Chancellor Philip Hammond signalled he would drop the party’s 2015 manifesto pledge not to raise VAT, income tax or national insurance contributions.
Mr Hammond said: “The commitments made in 2015 do constrain the ability of the government to manage the economy flexibly.”
His remarks come just weeks after he tried to hike NICs by £240 a year for millions of self-employed people in his first Budget as Chancellor.
It was seen as an attack on the “white van man” and he was forced into a humiliating U-turn after it was pointed out the move would break the manifesto pledge.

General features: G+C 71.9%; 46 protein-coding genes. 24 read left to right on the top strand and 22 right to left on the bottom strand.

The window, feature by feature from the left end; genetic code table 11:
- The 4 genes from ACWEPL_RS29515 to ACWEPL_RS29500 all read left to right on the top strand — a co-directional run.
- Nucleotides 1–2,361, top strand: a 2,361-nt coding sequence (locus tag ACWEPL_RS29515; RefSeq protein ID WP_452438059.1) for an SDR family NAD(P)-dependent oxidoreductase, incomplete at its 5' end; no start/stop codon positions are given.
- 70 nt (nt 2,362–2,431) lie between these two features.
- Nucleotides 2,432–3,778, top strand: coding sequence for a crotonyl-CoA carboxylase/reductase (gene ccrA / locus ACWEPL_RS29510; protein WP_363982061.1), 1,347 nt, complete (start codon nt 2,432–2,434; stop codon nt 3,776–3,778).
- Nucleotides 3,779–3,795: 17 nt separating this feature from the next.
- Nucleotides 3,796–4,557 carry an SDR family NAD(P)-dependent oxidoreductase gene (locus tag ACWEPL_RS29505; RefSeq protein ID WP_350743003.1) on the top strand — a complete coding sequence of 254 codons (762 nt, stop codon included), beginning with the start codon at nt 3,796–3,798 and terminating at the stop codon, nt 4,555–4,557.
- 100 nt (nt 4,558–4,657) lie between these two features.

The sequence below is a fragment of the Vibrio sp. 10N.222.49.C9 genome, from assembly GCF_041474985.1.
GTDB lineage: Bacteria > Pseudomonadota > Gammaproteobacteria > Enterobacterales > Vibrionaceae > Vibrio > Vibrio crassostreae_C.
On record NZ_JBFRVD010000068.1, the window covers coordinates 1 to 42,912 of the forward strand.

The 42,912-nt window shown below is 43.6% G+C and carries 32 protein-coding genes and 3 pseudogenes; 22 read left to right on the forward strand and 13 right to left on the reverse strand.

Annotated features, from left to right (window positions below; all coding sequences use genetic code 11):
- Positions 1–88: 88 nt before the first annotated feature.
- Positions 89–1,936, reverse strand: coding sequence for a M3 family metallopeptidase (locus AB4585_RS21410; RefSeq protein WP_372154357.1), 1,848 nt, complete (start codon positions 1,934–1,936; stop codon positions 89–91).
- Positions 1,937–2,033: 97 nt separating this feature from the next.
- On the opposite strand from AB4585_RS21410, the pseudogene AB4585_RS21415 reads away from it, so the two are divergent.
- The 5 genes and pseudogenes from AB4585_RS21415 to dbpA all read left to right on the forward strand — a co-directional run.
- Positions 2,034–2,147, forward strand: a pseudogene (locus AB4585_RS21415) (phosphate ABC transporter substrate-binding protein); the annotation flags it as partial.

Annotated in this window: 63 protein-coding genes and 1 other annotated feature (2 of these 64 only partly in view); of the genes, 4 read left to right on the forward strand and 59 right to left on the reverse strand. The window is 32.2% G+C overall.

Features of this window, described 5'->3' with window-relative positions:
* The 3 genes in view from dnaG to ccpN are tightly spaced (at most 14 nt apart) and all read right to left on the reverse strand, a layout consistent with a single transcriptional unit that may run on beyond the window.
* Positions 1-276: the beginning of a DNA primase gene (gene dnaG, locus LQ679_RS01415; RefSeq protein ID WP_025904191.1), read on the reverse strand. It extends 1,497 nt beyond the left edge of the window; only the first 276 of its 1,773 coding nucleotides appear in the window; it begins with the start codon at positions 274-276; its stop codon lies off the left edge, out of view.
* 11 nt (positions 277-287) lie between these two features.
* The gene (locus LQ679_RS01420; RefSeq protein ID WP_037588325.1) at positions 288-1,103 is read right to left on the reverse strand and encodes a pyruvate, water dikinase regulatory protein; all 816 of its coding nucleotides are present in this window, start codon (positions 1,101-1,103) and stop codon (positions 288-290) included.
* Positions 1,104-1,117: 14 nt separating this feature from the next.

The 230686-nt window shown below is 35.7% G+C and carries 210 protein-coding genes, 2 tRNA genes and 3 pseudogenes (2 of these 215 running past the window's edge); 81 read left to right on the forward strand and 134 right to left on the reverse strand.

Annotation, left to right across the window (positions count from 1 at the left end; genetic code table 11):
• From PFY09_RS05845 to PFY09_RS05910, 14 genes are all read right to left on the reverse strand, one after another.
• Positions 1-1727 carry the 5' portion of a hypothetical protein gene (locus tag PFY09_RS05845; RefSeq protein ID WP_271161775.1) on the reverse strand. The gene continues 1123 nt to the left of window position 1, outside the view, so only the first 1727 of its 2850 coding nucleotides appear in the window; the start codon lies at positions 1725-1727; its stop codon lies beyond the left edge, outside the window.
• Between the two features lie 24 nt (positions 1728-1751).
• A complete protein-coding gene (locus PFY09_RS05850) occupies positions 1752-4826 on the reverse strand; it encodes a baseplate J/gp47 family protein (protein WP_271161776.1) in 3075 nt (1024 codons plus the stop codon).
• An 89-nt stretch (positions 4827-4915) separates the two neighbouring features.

He added: “The Conservatives are causing so much carnage to the economy they have had to admit the country is broke before election day.”
No10 tried to desperately to play down Mr Hammond’s comment, insisting “no decision has been taken” about the manifesto pledge.
But pressed later by the BBC Mr Hammond admitted “All Chancellors would prefer to have more flexibility in how they manage the economy and how they manage the overall tax burden down [rather] than having to have their hands constrained.
“But what we put in the manifesto will be decided in the next few days.”